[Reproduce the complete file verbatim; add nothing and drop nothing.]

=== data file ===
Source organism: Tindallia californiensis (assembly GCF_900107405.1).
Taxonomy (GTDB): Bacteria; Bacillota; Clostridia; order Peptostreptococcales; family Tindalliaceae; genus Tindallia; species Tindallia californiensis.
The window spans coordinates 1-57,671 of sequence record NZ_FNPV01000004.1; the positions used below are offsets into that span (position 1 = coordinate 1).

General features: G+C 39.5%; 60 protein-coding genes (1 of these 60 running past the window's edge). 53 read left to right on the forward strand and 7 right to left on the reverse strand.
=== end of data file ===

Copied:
Source organism: Tindallia californiensis (assembly GCF_900107405.1).
Taxonomy (GTDB): Bacteria; Bacillota; Clostridia; order Peptostreptococcales; family Tindalliaceae; genus Tindallia; species Tindallia californiensis.
The window spans coordinates 1-57,671 of sequence record NZ_FNPV01000004.1; the positions used below are offsets into that span (position 1 = coordinate 1).

General features: G+C 39.5%; 60 protein-coding genes (1 of these 60 running past the window's edge). 53 read left to right on the forward strand and 7 right to left on the reverse strand.